The International Association of Architects designated the gray block Scottish Rite Cathedral "one of the seven most beautiful buildings in the world" shortly after its completion in 1929. The Indiana Theater is a rococo confection on Washington Street, and the 1909 Murat Theatre is a vision from the tales of Aladdin.
Minarets launch up from the Murat's light-and-dark striped walls riddled with windows flaunting leaded glass images of a curved sword dangling a crescent moon and star. This ornate piece of Morocco dropped on New Jersey Street is a perfect Hopper subject: breathtakingly beautiful and horrifyingly out of context. Right across from the Murat stands the 1897 Renaissance Revival-style German cultural center, the Athenaeum (changed from Das Deutsche Haus due to World War I anti-German sentiments). The building was designed by Bernhard Vonnegut, grandfather of writer Kurt Vonnegut Jr.--probably Indianapolis's most famous son besides David Letterman, who once bagged groceries and spouted weather forecasts here.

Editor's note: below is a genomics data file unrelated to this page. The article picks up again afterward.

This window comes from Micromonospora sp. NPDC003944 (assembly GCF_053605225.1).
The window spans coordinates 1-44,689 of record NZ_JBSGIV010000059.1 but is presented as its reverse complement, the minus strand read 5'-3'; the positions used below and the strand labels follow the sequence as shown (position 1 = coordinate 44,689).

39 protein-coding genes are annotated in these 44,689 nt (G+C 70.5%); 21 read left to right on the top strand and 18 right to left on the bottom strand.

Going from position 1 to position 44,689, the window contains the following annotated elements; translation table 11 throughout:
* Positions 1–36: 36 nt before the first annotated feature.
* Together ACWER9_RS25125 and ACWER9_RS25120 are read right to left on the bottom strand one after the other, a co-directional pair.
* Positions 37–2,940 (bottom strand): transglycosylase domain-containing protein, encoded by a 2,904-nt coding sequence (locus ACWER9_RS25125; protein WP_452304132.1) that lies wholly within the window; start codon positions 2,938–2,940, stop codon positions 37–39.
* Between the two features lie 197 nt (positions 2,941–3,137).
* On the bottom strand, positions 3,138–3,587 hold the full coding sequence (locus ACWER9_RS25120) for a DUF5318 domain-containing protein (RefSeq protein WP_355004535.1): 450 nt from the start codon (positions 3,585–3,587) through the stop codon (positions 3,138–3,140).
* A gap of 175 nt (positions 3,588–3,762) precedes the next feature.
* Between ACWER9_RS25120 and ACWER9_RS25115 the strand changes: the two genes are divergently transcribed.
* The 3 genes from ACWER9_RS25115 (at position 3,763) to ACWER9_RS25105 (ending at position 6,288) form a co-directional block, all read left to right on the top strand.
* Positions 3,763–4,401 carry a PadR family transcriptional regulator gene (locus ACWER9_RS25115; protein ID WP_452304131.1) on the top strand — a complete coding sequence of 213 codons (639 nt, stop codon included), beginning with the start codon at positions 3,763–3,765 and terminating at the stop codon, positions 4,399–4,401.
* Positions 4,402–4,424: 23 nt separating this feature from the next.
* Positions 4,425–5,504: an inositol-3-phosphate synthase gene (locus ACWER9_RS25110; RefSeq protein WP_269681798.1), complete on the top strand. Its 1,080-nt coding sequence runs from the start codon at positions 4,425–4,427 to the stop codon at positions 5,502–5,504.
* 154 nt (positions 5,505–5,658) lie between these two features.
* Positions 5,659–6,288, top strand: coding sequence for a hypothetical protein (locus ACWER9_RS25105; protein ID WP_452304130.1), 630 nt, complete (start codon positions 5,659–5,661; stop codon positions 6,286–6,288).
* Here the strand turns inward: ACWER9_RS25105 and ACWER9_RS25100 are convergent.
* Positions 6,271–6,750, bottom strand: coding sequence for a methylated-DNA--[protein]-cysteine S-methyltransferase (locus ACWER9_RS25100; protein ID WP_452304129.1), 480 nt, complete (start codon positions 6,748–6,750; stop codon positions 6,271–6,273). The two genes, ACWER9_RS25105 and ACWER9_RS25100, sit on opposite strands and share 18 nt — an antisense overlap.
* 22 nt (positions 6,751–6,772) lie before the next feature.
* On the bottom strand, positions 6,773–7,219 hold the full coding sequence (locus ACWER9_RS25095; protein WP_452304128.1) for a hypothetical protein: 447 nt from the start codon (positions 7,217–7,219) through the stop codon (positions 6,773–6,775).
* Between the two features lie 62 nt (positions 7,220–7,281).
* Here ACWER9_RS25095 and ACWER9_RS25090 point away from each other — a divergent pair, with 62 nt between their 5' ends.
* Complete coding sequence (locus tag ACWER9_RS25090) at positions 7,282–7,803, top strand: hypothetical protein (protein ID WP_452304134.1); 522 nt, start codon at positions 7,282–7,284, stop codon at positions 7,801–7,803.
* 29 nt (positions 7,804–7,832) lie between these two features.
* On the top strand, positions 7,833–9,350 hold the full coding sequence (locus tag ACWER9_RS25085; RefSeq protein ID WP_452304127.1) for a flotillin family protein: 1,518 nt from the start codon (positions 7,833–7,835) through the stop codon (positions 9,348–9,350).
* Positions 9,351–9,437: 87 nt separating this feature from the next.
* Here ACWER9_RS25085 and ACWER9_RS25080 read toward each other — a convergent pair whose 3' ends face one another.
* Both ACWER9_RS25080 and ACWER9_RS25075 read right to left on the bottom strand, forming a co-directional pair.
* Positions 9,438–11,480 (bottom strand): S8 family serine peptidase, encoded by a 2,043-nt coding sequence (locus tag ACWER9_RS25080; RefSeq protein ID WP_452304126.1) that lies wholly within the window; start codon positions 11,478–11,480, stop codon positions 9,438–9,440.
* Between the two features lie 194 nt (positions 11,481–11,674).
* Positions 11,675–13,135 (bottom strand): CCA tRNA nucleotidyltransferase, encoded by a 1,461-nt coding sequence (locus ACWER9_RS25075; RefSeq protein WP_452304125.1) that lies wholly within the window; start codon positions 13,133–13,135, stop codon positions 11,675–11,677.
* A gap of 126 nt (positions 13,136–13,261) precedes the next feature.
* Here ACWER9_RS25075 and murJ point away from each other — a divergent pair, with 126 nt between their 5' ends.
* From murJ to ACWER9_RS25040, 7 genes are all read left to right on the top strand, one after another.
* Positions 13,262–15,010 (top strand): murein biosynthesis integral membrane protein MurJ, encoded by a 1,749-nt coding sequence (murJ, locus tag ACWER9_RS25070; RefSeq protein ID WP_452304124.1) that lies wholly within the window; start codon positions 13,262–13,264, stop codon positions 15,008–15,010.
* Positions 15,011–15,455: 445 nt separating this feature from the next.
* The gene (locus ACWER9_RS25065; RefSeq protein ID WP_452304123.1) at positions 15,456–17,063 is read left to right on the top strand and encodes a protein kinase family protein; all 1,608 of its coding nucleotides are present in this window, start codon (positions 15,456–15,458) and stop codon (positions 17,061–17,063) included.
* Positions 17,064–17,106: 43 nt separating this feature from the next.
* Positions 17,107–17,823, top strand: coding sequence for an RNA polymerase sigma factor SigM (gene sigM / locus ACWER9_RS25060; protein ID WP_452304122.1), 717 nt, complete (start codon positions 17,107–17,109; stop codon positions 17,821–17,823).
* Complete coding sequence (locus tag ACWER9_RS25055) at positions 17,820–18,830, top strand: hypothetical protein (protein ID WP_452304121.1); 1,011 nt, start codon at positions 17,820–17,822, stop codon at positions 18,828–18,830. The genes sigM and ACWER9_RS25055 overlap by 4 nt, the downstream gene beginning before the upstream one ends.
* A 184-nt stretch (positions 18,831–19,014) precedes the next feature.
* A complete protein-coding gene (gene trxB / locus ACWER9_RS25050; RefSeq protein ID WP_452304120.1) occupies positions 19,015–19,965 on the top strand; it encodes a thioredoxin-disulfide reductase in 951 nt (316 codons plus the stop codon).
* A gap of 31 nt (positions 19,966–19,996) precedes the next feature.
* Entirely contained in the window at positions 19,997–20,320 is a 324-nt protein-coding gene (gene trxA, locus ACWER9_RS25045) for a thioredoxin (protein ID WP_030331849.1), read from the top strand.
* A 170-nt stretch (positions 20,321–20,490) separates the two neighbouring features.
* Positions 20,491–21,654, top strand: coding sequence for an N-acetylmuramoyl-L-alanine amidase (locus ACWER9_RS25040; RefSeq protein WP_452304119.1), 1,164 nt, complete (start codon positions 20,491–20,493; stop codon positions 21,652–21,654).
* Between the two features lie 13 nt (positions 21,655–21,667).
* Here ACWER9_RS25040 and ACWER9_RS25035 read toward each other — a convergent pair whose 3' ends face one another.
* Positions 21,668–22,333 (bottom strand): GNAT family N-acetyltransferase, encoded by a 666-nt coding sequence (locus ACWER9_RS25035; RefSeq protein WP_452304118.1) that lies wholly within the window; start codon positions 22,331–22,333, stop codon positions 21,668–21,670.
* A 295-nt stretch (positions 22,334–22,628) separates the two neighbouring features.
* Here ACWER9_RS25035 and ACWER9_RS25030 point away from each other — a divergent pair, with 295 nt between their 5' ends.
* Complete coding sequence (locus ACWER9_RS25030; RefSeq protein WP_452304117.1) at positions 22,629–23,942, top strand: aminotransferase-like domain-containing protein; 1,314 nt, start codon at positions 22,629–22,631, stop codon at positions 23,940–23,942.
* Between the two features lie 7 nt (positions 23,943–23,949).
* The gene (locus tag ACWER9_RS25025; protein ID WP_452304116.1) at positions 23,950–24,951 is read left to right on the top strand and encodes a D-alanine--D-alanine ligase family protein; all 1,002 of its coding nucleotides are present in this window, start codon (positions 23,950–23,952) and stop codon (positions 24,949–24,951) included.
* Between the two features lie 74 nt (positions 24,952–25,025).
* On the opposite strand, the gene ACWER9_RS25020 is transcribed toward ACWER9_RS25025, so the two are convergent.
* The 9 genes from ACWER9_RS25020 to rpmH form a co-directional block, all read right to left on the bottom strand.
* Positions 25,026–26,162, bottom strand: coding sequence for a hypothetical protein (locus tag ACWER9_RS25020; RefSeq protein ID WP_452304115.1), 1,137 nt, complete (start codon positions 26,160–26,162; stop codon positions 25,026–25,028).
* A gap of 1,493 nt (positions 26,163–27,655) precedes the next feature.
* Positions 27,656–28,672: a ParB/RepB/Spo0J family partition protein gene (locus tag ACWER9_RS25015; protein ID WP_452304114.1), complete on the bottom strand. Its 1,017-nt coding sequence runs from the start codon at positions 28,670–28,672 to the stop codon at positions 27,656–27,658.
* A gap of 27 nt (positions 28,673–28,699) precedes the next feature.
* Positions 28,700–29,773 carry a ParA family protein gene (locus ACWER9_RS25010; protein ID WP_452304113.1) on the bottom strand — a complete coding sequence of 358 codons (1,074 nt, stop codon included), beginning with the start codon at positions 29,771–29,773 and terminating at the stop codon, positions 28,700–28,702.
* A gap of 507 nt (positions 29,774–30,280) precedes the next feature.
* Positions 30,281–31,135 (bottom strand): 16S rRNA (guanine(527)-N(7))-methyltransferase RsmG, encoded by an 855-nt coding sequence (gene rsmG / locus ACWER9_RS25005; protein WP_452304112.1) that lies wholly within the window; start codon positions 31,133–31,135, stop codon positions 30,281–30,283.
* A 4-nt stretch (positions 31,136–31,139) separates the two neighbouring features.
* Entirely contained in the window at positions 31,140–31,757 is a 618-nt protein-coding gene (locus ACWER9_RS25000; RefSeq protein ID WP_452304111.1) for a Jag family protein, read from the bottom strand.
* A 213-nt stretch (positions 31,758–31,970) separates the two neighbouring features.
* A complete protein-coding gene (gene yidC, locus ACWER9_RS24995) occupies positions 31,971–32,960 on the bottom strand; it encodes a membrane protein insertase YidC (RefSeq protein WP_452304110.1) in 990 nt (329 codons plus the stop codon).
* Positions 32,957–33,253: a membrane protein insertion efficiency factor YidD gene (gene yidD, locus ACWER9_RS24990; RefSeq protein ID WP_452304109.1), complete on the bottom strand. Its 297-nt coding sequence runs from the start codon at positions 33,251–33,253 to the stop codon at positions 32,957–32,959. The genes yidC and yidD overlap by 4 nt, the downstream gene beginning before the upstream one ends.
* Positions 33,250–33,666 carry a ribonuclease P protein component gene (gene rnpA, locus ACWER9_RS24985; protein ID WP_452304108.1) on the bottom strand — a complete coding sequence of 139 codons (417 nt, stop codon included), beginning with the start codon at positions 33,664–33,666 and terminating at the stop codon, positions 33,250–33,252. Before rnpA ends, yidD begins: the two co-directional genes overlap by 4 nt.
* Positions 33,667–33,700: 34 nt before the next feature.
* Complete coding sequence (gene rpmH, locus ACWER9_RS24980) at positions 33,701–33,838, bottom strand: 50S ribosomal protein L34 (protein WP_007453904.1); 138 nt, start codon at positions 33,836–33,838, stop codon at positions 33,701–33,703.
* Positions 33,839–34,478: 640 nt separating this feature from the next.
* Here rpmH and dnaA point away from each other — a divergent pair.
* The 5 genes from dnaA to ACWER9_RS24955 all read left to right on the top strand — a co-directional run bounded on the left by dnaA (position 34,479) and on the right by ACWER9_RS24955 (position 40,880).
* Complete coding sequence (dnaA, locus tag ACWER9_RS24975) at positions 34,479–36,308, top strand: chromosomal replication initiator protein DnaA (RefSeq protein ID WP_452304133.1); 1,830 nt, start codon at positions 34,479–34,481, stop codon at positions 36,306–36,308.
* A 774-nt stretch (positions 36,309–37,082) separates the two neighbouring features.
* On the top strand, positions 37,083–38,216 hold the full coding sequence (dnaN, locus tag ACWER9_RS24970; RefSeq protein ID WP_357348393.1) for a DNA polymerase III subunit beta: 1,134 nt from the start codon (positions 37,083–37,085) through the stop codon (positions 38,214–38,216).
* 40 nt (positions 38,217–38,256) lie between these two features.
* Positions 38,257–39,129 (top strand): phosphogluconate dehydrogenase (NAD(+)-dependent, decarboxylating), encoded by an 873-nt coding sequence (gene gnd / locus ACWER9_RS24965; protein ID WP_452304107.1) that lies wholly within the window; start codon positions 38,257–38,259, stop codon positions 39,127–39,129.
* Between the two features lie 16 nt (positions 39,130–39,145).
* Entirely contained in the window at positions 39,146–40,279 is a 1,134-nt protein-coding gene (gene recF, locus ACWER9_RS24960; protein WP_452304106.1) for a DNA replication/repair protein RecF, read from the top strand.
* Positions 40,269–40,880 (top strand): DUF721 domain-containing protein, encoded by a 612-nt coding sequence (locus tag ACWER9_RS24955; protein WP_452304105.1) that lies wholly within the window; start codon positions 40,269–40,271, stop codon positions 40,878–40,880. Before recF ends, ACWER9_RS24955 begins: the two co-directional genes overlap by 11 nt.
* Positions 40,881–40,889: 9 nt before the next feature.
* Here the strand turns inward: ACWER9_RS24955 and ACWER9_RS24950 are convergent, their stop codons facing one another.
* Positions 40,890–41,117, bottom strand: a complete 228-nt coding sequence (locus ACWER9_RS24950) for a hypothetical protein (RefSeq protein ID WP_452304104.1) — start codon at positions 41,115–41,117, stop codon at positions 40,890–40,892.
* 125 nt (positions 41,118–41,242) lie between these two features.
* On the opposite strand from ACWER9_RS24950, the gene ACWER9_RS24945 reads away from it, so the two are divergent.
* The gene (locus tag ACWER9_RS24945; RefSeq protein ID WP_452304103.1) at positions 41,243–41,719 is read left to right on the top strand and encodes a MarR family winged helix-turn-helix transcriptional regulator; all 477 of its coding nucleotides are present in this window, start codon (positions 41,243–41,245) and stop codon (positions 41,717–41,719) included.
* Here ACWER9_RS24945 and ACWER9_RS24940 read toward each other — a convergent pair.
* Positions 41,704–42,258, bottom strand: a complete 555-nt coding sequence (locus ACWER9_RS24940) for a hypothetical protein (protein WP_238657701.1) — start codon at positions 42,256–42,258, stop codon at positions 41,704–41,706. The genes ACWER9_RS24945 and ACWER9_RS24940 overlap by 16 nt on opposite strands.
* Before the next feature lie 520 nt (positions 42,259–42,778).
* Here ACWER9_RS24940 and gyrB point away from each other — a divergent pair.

Now, Indianapolis has made itself famous as the nation's amateur athletics capital and home to the world's largest single-day sporting event: the Indianapolis 500 car race. The college basketball tournament also often comes here, where basketball fever is known as "Hoosier hysteria," inspiring Hollywood to name its film devoted to high school basketball Hoosiers. (The origin of the word "Hoosier" is unknown, and there are dozens of theories about it.) [Hopper drew this illustration]
As I walked the city's open spaces, flat terrain, and sparsely populated streets, the place felt as if the air had been sucked out. This may explain "Hoosier hospitality:" in this atmosphere, even the least interaction with another person qualifies as entertainment.